Ausstellung A Place to Call Their Own by Raymond Dakoua

511x222_Abidjan/Maputo: LGBT Realities Holding her lover tight, the woman said to me; ‘She is the light of my life’. Abidjan, 2015 © Raymond Dakoua

Do, 19.01.2017 -
Fr, 17.03.2017

Goethe-Institut Johannesburg

119 Jan Smuts Avenue, Parkwood
2193 Johannesburg

Thursday 19 January
18:30 Artist in conversation with Barbara (Cote d’Ivoire) and Sabelo Mlangeni (SA). Moderated by Jabu Pereira
20:00 Opening of Exhibition
Goethe-Institut, 119 Jan Smuts Avenue, Parkwood 2193
Homosexuality has long been a taboo in many societies. Of the ten countries that still punish this “forbidden” love with a death sentence, four are on the African continent.
As Belgian-Ivorian photographer Raymond Dakoua points out: “nevertheless, LGBTpeople try to live their lives as freely and happily as they can”. In this new body of work, Dakoua explores LGBTI and Q realities in two countries that have recently decriminalized homosexuality, or do not legislate it: Mozambique and Ivory Coast.
“As a straight photographer I felt drawn into this subject, as the number of LGBTI and Q political refugees in Belgium is fast growing. These people had no choice but to leave their countries of origin, so I wanted to explore the realities they left behind. The result is a journey into mostly unknown territory.”

Raymond Dakoua, who was born in Cote d’Ivoire, but has lived many years in Brussels, graduated in Photography and Accounting from École Agnes Varda in Brussels in 2002. In 2003, he founded the collective Luna, together with six other photographers. A few years later, he and two colleagues founded the association Un Autre Regard (Another Glance). Preoccupied by the perseverance of tradition and the evolution of culture and social life, the photographer looks at various topics relating to humans, incl. social, political, ecological, religious and geographical aspects of life. Dakoua also works for humanitarian organisations such as The Red Cross, Handicap International. The GoodPlanet Foundation and Veterinarians Without Borders.
Barbara is a trans activist from the Ivory Coast, currently residing in France. Having participated in the launch of the Association of Transvestites of Côte d'Ivoire and been the head of one of the first movements to defend the rights of homosexuals and transsexuals in Africa in the nineties, Barbara continues work with the organization Woubi International, which seeks to present people of colour in the LGBTI and Q community. Barbara became well-known in her home country and internationally when she participated in the production of the documentary film ‘Woubi cheri’, directed by Laurent Bocahut and Peter Brooks in 1998.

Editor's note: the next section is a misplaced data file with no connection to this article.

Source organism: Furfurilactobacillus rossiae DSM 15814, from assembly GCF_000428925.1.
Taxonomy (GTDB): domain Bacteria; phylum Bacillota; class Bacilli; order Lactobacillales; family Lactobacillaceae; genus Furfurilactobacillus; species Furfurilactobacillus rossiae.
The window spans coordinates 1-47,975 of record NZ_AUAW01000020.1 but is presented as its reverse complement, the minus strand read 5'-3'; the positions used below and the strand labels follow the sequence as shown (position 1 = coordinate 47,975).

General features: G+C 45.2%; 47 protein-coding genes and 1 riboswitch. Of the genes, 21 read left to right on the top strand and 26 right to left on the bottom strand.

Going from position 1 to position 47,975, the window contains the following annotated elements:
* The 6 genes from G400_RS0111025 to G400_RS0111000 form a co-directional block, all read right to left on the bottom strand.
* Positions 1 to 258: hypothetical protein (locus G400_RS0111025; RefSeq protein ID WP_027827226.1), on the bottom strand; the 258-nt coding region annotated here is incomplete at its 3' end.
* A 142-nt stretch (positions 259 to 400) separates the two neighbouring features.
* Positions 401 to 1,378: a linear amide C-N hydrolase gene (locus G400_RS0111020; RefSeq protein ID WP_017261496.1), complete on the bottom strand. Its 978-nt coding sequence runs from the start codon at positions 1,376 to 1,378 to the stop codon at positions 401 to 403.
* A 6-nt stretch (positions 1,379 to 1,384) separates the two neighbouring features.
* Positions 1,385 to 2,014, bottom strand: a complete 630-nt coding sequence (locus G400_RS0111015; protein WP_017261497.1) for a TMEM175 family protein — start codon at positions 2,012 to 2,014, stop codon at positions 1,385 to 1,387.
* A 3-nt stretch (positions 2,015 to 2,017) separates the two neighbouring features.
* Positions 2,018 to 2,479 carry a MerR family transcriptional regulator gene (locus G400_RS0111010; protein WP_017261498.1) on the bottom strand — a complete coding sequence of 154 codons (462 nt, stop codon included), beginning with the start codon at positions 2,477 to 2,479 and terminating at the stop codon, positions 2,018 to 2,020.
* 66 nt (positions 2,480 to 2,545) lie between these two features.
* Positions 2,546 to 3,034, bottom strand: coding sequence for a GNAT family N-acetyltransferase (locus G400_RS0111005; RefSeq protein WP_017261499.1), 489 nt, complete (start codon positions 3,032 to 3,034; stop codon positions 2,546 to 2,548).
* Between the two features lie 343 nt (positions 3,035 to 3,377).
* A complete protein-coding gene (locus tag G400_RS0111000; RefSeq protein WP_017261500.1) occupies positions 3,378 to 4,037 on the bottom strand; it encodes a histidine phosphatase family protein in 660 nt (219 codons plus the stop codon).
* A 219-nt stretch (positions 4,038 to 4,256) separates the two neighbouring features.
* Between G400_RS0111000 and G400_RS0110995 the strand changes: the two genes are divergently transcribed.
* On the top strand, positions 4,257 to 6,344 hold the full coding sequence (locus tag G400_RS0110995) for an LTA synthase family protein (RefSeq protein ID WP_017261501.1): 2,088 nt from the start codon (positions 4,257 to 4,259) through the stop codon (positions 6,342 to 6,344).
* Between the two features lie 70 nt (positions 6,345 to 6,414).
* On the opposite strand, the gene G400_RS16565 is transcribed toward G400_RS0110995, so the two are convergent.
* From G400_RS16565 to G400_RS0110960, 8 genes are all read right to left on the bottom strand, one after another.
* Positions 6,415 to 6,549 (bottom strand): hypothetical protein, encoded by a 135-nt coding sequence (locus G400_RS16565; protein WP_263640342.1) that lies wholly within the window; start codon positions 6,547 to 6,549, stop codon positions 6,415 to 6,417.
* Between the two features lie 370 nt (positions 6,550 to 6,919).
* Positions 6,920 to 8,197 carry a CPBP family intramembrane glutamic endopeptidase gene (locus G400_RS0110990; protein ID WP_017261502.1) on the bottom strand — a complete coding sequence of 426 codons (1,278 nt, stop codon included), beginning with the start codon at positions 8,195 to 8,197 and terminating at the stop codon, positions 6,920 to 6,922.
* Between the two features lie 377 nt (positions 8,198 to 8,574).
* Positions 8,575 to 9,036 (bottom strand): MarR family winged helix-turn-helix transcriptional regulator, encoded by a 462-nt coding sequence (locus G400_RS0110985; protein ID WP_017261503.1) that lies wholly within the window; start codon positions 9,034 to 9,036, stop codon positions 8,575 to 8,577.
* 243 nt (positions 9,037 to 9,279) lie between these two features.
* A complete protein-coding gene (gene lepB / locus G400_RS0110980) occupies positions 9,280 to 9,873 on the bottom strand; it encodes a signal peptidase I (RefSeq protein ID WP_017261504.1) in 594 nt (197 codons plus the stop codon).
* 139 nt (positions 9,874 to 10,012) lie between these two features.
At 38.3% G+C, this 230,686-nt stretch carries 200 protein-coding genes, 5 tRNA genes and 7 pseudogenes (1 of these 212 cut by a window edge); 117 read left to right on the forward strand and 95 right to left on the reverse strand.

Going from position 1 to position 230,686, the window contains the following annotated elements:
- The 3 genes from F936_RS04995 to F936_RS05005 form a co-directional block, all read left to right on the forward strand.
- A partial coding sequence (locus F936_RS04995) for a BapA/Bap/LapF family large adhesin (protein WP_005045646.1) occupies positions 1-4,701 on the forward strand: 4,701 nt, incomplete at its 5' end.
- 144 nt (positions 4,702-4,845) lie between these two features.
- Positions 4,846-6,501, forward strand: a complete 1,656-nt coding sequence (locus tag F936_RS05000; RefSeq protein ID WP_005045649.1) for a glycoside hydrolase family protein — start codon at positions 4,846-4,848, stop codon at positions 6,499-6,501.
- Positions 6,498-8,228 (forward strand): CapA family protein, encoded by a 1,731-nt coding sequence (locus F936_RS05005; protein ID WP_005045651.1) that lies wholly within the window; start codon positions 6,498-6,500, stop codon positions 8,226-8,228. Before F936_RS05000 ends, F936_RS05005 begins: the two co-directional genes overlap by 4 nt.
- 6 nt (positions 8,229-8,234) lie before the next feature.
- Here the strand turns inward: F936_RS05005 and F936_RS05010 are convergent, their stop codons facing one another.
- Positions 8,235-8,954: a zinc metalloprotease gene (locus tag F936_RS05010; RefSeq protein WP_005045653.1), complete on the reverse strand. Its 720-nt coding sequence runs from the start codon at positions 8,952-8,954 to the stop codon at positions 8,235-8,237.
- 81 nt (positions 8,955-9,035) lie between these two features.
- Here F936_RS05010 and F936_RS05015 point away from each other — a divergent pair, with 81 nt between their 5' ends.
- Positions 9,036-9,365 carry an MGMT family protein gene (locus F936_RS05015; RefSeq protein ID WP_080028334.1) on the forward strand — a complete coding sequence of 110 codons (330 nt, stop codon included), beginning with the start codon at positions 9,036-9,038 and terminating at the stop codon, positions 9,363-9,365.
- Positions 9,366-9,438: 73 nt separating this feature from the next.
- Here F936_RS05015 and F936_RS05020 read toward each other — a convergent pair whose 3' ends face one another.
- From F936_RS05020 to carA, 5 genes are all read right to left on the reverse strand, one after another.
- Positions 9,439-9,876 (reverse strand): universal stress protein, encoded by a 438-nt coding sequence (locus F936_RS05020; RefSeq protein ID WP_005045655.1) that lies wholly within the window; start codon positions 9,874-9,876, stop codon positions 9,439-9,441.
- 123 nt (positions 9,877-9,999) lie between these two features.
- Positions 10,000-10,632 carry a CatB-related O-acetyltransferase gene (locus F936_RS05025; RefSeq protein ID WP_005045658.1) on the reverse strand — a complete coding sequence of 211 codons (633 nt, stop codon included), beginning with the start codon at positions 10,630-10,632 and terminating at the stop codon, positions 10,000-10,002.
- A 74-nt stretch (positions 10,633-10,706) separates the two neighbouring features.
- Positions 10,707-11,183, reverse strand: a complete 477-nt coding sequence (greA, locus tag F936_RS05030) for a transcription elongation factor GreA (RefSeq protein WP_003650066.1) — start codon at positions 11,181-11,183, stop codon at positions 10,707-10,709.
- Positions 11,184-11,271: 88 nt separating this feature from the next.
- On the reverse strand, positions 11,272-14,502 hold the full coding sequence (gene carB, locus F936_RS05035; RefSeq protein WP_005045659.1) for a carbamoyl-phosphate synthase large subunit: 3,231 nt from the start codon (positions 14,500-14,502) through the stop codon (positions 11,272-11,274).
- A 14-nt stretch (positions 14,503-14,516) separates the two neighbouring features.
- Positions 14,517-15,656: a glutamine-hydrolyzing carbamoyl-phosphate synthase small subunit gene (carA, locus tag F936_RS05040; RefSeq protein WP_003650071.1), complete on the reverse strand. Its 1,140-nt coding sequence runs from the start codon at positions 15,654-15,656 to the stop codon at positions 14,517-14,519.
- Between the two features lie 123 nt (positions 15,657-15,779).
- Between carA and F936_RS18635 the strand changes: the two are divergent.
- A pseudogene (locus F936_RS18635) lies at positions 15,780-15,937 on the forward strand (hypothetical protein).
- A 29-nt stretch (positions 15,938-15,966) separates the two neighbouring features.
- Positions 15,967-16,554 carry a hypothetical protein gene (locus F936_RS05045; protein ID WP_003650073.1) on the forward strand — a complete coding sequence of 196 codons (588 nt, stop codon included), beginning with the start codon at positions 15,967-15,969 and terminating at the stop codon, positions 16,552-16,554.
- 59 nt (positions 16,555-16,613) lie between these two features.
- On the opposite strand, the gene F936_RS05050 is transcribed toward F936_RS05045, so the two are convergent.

Sabelo Mlangeni was born in 1980 in Driefontein near Wakkerstroom in Mpumalanga. In 2001 he moved to Johannesburg where he joined the Market Photo Workshop, graduating in 2004. He won the POPCAP'16 prize for Contemporary African Photography and the Tollman Award for the Visual Arts in 2009. Recent solo projects include Heartbreaker at artSPACE in Ackland, New Zealand (2016). Recent group exhibitions include Rise and Fall of Apartheid: Photography and the Bureaucracy of Everyday Life at Museum Africa, Johannesburg (extended until 30 April 2015); Distance and Desire: Encounters with the African Archive at the Walther Collection in Ulm, Germany (2013-2014). Public Intimacy: Art and Social Life in South Afric a at the Yerba Buena Center for the Arts, San Francisco (2014); Apartheid and After at Huis Marseille, Amsterdam (2014); the Lubumbashi Biennale (2013); the Liverpool Biennial exhibition The Unexpected Guest (2012); 9th Rencontres de Bamako African Photography Biennial in Mali and the Lagos Photo Festival, Nigeria (both 2011); Appropriated Landscapes at the Walther Collection, Ulm, Germany (2011) and Figures and Fictions: Contemporary South African photography at the V&A Museum, London (2011).
Jabu Pereira is the Director of Iranti, see more at Iranti-org is a queer human rights visual media organization based in Johannesburg, South Africa. Iranti-org works within a human rights framework as its foundational platform for raising issues on Gender, Identities and Sexuality. Founded in January 2012 by Human Rights activist, photographer and curator, Jabu Pereira. Jabu has graduated from NYU with a masters degree in museum studies and founded Iranti in 2012.  Through the use of various visual mediums such as videos, photography, audio recording, among others Iranti sets itself as an archive of the present, living and contemporary.  Iranti remains a media advocacy platform that defends the rights of Trans, Lesbian and Intersex persons in Africa.
Click here to access the Facebook event for the opening and feel free to share.
Exhibition runs until 17 March 2017.
Pictured: A happy afternoon among friends at Modeste beach, close to Abidjan, 2015. (c) Raymond Dakoua
More information on